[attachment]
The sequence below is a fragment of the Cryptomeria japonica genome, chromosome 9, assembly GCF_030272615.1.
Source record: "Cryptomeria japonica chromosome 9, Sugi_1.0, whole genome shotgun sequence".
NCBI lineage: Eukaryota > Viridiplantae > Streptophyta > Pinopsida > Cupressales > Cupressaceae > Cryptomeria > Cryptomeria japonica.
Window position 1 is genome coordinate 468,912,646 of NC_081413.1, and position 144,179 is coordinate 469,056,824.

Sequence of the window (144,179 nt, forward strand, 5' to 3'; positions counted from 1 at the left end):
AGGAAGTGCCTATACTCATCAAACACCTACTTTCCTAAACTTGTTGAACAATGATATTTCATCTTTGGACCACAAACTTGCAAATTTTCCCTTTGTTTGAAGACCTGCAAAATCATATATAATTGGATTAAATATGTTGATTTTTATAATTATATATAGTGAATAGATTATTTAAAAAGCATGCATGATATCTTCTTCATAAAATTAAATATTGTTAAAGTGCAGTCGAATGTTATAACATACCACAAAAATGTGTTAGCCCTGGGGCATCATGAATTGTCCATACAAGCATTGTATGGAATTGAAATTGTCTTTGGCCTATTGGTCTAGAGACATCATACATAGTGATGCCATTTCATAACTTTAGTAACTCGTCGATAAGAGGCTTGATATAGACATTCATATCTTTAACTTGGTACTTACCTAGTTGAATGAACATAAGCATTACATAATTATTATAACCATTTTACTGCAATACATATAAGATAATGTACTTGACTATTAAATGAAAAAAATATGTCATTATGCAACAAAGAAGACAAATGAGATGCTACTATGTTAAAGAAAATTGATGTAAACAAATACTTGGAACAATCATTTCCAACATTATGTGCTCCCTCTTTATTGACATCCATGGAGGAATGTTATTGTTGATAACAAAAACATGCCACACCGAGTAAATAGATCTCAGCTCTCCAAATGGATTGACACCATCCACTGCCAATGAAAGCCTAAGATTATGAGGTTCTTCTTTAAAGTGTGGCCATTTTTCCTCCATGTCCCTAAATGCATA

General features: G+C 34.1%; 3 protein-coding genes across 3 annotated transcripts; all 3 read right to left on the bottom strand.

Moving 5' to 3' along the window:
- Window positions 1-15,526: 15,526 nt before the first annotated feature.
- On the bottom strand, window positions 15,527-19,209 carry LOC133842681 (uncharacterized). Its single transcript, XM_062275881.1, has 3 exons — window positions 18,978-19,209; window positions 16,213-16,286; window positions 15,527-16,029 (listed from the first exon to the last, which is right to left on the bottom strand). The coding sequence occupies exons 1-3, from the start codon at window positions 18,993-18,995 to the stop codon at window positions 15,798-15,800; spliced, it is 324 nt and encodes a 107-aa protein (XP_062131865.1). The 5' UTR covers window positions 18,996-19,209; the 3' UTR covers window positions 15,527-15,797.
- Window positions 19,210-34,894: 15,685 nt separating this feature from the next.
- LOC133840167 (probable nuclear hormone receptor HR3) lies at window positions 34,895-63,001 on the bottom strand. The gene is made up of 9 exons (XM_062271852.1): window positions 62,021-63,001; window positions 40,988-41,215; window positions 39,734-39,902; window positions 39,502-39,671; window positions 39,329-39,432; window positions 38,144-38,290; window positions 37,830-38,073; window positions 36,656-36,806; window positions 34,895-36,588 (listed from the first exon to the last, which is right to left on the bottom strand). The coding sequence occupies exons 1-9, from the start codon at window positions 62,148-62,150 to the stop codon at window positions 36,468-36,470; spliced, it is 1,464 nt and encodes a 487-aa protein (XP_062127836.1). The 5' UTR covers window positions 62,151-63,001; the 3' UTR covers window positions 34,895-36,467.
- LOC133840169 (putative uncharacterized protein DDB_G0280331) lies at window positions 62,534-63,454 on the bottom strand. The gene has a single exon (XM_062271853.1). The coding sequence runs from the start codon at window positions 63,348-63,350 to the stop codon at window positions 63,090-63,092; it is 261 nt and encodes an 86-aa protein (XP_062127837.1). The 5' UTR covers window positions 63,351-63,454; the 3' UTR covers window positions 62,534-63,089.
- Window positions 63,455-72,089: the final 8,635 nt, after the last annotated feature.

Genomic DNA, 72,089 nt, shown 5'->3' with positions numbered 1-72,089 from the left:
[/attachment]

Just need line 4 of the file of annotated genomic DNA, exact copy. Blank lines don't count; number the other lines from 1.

Window position 1 is genome coordinate 468,912,646 of NC_081413.1, and position 144,179 is coordinate 469,056,824.